Anyway, today only the most competitive movies occupy the privileged time slots during the Spring Festival, and these include "Mermaid" by Stephen Chow, "The Monkey King 2" by Cheang Pou-Soi, "From Vegas to Macau" by Wang Jing and "Guonianhao" or "Happy New Year" by Gao Qunshu.

Stephen Chow is almost a god-fatherly figure among China's young movie fans, his unique humorous style and keen sense of observation provide an amusing perspective in the analysis of humanity, while his fame has guaranteed ample resources at his command in the process of filmmaking. "Mermaid" could be a compelling choice for viewers during the festival, but nonetheless they need to tune down their expectation a bit. Since Mr. Chow has refrained from appearing in his own films, he has not found a worthy substitute actor that can quite imitate his demeanor and style in front of the camera.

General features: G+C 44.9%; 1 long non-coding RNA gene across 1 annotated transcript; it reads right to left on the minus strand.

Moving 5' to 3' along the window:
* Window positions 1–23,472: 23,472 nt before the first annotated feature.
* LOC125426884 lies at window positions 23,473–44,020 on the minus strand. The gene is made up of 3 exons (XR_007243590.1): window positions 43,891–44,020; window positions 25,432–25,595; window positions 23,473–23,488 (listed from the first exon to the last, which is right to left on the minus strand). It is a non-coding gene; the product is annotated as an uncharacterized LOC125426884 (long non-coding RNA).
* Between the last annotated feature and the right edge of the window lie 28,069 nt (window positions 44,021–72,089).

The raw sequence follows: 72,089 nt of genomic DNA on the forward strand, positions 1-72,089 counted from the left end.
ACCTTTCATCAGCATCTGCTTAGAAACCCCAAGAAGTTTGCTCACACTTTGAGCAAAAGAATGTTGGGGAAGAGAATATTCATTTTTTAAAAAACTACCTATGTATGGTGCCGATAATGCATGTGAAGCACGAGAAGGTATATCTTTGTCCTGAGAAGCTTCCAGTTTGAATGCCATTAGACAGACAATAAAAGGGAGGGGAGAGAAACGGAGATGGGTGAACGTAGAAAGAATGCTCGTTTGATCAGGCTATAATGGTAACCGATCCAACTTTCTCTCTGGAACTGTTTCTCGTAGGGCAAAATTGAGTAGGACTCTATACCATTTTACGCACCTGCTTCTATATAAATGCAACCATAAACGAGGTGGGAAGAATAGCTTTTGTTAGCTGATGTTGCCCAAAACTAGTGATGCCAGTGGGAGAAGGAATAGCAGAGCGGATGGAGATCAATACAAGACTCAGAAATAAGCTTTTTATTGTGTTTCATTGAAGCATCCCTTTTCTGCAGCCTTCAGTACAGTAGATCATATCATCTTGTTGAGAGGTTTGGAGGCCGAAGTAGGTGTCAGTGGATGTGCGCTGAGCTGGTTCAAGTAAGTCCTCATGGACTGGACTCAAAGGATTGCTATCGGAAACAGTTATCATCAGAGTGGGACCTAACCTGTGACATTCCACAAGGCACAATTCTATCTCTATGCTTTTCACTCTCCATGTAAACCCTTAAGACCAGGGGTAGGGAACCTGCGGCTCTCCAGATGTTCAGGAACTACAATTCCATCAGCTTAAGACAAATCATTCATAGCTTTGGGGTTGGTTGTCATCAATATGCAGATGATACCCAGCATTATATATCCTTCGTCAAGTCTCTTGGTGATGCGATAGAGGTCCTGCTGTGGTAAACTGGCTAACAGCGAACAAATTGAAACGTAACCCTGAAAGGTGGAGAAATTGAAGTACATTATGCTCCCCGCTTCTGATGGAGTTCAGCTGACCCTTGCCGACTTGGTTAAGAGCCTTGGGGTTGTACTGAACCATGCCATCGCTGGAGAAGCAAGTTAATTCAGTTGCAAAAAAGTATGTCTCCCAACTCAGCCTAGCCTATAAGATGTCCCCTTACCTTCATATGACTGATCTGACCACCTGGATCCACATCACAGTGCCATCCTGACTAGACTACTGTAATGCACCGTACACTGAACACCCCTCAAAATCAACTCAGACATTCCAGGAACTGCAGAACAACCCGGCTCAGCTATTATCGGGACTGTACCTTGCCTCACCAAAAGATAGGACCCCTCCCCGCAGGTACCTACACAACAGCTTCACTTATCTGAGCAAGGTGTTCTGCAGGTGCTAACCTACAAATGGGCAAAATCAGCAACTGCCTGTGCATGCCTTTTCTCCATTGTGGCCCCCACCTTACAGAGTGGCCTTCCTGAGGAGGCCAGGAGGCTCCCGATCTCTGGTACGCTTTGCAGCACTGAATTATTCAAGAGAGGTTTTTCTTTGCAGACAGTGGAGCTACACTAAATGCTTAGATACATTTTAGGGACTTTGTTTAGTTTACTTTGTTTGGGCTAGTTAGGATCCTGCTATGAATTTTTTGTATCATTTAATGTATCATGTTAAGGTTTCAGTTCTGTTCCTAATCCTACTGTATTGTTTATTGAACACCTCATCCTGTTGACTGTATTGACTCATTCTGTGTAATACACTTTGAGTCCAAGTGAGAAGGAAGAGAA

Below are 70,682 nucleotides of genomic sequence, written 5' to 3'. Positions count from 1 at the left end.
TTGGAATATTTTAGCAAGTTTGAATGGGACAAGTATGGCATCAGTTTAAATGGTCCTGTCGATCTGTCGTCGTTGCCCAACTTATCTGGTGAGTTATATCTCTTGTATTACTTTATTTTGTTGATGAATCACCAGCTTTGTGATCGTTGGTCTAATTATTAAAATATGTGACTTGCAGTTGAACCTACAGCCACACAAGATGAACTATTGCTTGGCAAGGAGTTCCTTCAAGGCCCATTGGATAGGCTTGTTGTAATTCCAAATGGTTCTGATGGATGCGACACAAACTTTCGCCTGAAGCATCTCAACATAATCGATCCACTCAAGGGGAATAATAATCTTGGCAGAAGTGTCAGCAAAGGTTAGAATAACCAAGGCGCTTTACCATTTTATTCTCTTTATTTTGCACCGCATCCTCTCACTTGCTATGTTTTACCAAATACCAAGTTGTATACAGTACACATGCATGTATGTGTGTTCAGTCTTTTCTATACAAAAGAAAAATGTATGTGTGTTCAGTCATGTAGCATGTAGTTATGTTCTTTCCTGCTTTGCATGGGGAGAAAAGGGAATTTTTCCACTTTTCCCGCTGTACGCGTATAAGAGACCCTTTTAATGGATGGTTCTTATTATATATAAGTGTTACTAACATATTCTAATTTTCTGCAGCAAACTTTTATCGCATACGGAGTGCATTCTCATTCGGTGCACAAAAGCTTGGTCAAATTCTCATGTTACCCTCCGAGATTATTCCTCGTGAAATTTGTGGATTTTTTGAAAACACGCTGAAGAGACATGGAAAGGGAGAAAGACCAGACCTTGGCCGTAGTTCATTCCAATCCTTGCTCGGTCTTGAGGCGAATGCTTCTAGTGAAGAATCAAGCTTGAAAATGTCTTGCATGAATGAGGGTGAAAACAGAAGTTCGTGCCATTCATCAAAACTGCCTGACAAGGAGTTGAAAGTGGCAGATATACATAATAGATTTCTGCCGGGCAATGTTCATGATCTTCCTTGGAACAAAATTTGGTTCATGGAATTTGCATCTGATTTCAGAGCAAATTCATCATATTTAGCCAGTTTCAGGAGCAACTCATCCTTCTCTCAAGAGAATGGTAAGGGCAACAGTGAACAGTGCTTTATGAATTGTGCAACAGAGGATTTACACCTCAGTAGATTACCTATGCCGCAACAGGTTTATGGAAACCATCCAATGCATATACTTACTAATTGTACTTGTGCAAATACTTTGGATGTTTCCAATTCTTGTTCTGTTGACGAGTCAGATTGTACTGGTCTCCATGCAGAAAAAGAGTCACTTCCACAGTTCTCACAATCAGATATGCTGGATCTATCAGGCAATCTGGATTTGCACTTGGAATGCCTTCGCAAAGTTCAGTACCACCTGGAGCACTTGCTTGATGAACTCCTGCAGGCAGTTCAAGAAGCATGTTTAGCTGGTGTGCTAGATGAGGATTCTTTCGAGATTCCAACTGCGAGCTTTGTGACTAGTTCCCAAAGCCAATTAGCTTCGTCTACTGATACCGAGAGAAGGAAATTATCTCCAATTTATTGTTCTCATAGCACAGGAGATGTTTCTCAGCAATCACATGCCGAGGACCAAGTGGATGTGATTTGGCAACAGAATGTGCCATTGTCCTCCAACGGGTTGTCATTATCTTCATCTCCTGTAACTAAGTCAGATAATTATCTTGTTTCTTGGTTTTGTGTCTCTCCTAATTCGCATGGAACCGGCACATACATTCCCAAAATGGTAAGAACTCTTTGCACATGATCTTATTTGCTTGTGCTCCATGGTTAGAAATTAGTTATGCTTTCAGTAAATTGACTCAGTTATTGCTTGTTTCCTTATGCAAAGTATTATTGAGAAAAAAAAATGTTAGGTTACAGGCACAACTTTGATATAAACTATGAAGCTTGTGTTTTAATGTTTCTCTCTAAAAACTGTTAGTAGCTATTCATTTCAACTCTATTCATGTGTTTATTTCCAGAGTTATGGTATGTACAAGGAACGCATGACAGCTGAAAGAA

Two years ago, when director Cheang Pou-Soi promoted "The Monkey King: Havoc in the Heavenly Kingdom," he highlighted the ground-breaking special effects. But in fact the level of special effects did not come close to the level of his boasting. Now, two years have passed, the filmmakers are once again stressing the special effects in the sequel. I certainly hope they live up to their promise this time, but hoping is all I can do about this one.

Wang Jing's "From Vegas to Macau" is also a sequel, according to Mr. Wang's previous track record and the performance of two prequels, there may not be any surprises, pleasant or unpleasant. The size of this film's income will most likely be proportionate to the size of total box office income during the festival season.

Director Gao Qunshu has always been quite proficient at speculating what the viewers want, but his recent outings indicate he may not be as proficient at delivering it. This year he joins hands with popular skit actor Zhao Benshan in "Guonianhao". The latter has repeatedly appeared on China Central Television's New Year Gala, China's most watched show in the past couple of decades. So Zhao is a strong presence associated with the New Year and therefore may attract people who still bother to watch the gala. By tapping into people's strong feelings about family and tradition, "Guonianhao" could be a strong competitor against Stephen Chow's "Mermaid," and it is going to be an epic battle between modernity and tradition.